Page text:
National Park Quiz 71: Are There Any?

These ruins at Aztec Ruins National Monument aren't Aztec ruins. National Park Service photo.

1. True or false? There aren’t any plants and animals on the Devils Tower summit.

2. True or false? There aren’t any structures in Haleakala National Park that were built by the Civilian Conservation Corps.

3. True or false? There aren’t any grizzly bears in California’s national parks.

4. True or false? There aren’t any places to buy gasoline within Great Smoky Mountains National Park.

5. True or false? There aren’t any commercial air tour companies operating in Rocky Mountain National Park airspace.

6. True or false? There aren’t any commercial logging operations within Pictured Rocks National Lakeshore.

7. True or false? There aren’t any active volcanoes in Lassen Volcanic National Park.

8. True or false? There aren’t any lifeguarded beaches in Golden Gate National Recreation Area.

9. True or false? There have been no verified sightings of blue whales within the waters of Channel Islands national Park.

10. True or false? No one has found a fossilized reptile skeleton or bones within the Grand Canyon National Park.

Extra Credit Question:

11. Given that there aren’t any Aztec ruins in Aztec Ruins National Monument, how did the name “Aztec” came to be associated with the ruins that this park preserves?

Super Bonus Question:

12. Upon my return from a hiking trip in Haleakala National Park I told my next-door neighbor that I had seen small piles of squid beaks -– fresh ones -- near the summit of 10,023 foot high Haleakala. My neighbor insisted that there couldn’t have been any squid beaks in such a place, and that I should try switching to a less potent adult beverage. He was wrong. I did see those squid beaks. Can you explain how they got there?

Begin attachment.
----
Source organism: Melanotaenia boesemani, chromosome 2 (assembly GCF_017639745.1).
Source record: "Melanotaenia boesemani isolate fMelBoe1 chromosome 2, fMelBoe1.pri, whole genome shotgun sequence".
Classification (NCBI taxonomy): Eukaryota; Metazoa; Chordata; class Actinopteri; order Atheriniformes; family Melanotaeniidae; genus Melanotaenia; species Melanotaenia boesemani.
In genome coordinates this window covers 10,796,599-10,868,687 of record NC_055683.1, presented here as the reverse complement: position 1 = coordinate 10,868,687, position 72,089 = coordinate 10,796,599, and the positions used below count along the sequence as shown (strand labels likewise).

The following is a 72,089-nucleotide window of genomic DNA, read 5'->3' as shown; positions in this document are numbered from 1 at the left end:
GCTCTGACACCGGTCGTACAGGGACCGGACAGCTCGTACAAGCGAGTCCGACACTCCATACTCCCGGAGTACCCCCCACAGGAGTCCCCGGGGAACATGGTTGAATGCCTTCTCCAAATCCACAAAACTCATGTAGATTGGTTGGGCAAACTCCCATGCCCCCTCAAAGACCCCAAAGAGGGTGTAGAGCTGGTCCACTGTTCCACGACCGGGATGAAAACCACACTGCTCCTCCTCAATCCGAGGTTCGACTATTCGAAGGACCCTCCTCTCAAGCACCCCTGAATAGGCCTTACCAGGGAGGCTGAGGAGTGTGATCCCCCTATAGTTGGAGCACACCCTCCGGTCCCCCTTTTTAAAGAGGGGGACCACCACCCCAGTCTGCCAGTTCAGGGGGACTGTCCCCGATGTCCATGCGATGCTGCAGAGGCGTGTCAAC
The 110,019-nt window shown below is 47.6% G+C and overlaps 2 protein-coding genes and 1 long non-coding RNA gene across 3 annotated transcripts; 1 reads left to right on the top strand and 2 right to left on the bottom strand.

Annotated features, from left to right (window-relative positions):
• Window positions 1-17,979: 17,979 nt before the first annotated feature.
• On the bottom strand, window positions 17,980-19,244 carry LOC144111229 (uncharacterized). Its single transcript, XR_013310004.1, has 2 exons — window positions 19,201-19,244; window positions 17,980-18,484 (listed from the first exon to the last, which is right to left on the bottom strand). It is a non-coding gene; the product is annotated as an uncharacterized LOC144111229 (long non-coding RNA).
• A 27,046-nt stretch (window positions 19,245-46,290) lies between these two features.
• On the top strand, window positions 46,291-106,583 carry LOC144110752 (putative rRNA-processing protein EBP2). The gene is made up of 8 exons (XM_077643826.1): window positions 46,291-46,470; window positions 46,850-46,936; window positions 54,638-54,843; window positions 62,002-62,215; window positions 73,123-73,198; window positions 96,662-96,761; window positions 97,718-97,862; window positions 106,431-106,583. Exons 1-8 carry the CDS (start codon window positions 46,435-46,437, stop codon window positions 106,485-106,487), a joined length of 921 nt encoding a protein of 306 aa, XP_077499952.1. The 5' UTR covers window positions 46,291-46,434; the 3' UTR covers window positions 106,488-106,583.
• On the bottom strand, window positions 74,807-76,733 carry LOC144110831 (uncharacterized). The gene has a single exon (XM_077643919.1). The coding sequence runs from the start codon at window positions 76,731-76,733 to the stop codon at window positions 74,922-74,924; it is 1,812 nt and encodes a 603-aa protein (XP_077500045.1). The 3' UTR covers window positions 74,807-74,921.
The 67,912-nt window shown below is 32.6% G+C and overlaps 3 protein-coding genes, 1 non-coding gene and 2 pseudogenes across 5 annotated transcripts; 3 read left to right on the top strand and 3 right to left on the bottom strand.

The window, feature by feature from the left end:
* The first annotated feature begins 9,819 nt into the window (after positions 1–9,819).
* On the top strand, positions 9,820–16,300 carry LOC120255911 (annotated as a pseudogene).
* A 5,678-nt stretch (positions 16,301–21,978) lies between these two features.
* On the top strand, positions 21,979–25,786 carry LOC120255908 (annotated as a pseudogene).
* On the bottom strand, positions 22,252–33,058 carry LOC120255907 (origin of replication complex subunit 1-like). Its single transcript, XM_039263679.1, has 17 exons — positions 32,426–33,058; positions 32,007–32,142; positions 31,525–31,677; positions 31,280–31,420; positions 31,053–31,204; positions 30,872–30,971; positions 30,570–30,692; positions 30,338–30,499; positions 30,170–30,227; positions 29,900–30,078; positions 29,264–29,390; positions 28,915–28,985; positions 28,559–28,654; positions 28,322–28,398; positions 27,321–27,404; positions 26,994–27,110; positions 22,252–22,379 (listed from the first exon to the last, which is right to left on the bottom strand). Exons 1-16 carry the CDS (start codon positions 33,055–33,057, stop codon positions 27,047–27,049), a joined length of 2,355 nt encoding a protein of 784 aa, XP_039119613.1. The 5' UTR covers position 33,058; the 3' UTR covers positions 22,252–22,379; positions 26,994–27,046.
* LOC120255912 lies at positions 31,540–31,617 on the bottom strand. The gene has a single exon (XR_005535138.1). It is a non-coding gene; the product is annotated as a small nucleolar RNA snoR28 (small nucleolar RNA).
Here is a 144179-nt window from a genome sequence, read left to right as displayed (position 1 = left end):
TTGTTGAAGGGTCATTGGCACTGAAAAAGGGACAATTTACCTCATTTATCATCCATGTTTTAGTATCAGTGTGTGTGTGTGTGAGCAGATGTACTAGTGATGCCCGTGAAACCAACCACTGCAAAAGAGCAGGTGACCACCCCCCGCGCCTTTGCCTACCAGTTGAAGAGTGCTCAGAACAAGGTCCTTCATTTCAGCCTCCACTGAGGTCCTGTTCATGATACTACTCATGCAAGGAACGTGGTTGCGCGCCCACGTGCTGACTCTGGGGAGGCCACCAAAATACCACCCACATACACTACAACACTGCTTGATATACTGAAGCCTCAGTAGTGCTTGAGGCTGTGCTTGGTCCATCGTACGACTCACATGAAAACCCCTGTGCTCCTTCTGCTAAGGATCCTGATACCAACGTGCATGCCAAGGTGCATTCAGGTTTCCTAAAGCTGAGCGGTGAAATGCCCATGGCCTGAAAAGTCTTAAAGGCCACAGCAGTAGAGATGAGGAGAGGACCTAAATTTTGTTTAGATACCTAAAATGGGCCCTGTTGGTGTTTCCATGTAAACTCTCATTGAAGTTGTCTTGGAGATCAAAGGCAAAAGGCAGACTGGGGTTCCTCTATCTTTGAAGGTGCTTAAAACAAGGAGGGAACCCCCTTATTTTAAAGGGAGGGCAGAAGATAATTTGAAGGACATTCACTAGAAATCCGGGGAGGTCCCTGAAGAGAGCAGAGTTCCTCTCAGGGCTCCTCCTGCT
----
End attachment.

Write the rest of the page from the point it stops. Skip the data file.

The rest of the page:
Answers:

(1) False. There are native grasses, cacti, and sagebrush growing on the top of Devils Tower, which is about the size of a football field. Climbers sometimes see chipmunks, mice, pack rats, and snakes up there.

(2) False. Haleakala National Park has three Civilian Conservation Corps-built wilderness cabins. Accessible only by trail, these cabins are popular with overnight hikers and must be reserved well in advance.

(3) True. The fact that grizzlies no longer roam anywhere in California is a pretty sad legacy for a state that features a grizzly bear on its state flag.

(4) True. Motorists must make sure that they have enough gas before entering Great Smoky Mountains National Park.

(5) True. A Congressionally-mandated overflight ban is in effect at Rocky Mountain National Park. Even overflights for research purposes are severely restricted to critical needs.

(6) False. Pictured Rocks National lakeshore has a formally designated “inland buffer zone” established for the purpose of protecting the watershed while permitting sustained-yield timber harvest. The land in the park's inland buffer zone is owned by the State of Michigan, corporations, and private citizens.

(7) False. Lassen Peak is an active volcano. It last erupted in 1921, and could erupt again at any time (though it’s not likely to do so unexpectedly).

(8) False. Various beaches in the park are regularly patrolled, and during the warmer months several, including China Beach and Stinson Beach, have lifeguards assigned to them.

(9) False. Each summer, about 10 percent of the global blue whale population gathers off the coast of Southern California in Channel Islands National Park and nearby sanctuary waters. This is the world’s largest concentration of this rare, critically endangered animal.

(10) True. While fossil footprints of around 20 reptile and amphibian species have been found in Grand Canyon National Park, no fossilized teeth or bones have ever been found there.

(11) People once believed that the ancestors of the Aztecs originated in the Southwestern U.S. and migrated southward into Mexico. That’s why early explorers in this region gave names like Aztec, Montezuma, or Toltec to the Indian ruins they found there.

(12) Sea birds did it. Haleakala has a population of Hawaiian dark-rumped petrels (Uau) that nest near the Haleakala summit, presumably to avoid predators. These squid-eating birds regurgitate the indigestible beaks just outside their burrow entrances.

Grading: 9 or 10 correct, rest on your laurels; 7 or 8 correct, pretty darn good; 6 correct, passable fair; 5 or fewer correct, nothing to brag about.